The Enugu State Broadcasting Service transmits on the following channels and frequencies.

  1. Enugu Television (ETV) = Channel 50 UHF

  2. Radio FM (1) = 585KHz in the medium wave band

  3. Radio FM (2) = 96.1MHz in the FM band

  4. AM radio = 62.1 KHz in the medium wave band

As you would have guessed , the ESBS comprises at present a functional radio station transmitting on channel 50 UHF. Since our study is in the effects of government ownership and control of the radio 2 FM of the ESBS, we are going to concentrate our efforts on the radio 2 FM station.

The reason for our choice is obvious as Eugene S. Foster had earlier written that:

“Radio today occupies a unique role in our society. While our attention at one level is focused on television, we rely more heavily on sound during those hours not reserved for full attention entertainment with video. Although, the traditional radio stations sought to be all things to all people. Today’s radio comes closer to meeting the basic needs for companionship so prevalent in an impersonal and computerized world”.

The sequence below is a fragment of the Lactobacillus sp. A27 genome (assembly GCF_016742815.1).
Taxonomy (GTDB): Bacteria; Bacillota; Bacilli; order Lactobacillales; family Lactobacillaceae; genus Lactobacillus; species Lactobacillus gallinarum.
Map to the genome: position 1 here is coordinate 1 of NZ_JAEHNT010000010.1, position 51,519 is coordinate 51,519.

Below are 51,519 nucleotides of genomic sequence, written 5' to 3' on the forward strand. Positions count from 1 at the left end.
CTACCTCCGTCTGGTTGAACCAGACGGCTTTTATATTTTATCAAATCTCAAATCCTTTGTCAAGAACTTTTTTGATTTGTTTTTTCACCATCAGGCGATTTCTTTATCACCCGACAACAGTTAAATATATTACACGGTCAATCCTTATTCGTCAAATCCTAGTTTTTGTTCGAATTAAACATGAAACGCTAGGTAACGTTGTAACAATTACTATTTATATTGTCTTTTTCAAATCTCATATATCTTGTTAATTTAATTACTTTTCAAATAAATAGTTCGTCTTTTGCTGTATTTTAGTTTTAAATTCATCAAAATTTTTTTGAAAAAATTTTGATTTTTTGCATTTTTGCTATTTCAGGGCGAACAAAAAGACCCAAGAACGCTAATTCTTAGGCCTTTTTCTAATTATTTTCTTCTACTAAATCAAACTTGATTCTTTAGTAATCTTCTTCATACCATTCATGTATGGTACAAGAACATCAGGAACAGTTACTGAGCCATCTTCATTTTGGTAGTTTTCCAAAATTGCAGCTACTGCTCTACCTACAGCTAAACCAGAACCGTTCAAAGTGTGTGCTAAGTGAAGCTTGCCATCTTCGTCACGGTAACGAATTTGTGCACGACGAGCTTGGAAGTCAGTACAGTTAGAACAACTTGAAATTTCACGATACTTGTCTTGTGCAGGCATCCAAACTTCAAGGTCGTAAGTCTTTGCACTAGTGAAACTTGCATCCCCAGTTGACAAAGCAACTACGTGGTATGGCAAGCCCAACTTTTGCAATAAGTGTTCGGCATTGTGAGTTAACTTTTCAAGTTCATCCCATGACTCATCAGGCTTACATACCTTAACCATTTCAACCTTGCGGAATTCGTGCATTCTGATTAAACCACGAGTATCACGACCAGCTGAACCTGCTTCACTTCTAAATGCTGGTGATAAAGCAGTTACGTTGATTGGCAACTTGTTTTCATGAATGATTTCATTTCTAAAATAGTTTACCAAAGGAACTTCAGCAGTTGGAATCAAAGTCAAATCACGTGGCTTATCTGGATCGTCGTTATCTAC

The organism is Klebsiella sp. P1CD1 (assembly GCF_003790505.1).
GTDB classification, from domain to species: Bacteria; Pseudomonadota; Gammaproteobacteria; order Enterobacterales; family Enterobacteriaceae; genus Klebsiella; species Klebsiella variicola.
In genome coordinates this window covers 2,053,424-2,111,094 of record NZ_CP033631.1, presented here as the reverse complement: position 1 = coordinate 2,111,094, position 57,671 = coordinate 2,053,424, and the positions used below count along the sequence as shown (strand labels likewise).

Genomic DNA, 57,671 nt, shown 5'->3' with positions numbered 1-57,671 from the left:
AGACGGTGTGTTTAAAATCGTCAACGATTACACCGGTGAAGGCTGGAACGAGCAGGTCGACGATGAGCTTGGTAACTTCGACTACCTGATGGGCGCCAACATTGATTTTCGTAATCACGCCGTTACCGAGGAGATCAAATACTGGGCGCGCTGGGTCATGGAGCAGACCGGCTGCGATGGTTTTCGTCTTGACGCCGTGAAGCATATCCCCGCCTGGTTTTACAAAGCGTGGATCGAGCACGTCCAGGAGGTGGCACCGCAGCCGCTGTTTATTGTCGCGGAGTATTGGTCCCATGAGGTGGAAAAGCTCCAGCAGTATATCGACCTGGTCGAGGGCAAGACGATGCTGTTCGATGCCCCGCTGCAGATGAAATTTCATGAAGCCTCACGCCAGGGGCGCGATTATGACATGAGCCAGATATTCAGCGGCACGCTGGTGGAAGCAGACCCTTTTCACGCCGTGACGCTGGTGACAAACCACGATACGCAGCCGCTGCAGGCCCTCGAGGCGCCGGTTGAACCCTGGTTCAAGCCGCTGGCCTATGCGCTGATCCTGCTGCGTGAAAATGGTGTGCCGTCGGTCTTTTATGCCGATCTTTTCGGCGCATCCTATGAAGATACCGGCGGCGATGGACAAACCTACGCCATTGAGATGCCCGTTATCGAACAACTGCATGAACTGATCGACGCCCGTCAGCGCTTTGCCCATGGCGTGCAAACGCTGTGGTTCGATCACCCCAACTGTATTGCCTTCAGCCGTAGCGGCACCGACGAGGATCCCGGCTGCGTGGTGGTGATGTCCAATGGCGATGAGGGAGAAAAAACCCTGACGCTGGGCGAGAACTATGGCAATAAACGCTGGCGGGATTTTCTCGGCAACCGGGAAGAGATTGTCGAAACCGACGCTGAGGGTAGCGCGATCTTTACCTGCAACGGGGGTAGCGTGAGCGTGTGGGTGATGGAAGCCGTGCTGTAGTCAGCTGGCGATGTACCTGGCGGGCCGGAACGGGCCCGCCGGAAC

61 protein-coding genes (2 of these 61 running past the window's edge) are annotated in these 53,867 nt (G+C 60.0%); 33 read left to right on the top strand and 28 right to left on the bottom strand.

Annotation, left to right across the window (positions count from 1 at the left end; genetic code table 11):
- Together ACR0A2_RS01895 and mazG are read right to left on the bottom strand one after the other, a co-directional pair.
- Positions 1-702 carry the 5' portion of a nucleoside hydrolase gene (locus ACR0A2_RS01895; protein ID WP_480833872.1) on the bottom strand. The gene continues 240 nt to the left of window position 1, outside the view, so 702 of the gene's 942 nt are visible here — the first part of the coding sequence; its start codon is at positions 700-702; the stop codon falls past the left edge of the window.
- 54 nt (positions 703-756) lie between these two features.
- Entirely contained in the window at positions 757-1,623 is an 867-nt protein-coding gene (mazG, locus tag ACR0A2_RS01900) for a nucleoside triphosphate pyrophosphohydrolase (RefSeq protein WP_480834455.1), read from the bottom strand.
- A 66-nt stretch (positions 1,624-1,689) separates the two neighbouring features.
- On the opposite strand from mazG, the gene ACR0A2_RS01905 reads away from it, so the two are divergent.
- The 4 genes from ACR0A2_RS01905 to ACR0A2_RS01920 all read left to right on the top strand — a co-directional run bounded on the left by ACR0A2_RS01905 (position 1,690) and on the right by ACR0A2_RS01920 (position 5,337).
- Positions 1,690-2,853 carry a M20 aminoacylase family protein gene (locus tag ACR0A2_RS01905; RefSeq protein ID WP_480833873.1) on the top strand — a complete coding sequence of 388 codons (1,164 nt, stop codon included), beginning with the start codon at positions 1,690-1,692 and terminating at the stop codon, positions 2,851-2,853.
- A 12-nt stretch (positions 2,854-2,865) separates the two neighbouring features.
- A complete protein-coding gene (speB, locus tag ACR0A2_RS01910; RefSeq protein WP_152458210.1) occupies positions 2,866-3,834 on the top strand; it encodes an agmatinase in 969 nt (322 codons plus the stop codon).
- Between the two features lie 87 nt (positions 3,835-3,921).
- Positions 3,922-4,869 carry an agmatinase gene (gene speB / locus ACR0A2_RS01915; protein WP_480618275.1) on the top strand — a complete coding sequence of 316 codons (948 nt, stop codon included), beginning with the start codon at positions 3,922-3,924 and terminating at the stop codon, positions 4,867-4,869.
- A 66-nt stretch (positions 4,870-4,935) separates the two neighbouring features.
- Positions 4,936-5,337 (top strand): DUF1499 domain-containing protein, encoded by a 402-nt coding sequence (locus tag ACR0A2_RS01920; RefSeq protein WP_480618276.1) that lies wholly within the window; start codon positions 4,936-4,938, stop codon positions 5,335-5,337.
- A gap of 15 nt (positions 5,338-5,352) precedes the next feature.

If radio enjoys all these, the FM radio enjoys more advantages. Mrs. Modlyn Opara, a one – time acting Director ESBS radio 2 FM said that, “the FM is mainly for playing music (entertainment) and adverts,” because of the many advantages it enjoys over the amplitude modulated (AM). Following these over – riding factors, the ESBS exploits the Fm for its combined service broadcasts as news and state executives broadcast. On the whole, the FM enjoys the following advantage over the AM namely: The FM is;

• Free from static noise and disruptions.

• FM station come in equal strength within reception range.

• It provides undistorted reception.

• It transmit with greater fidelity.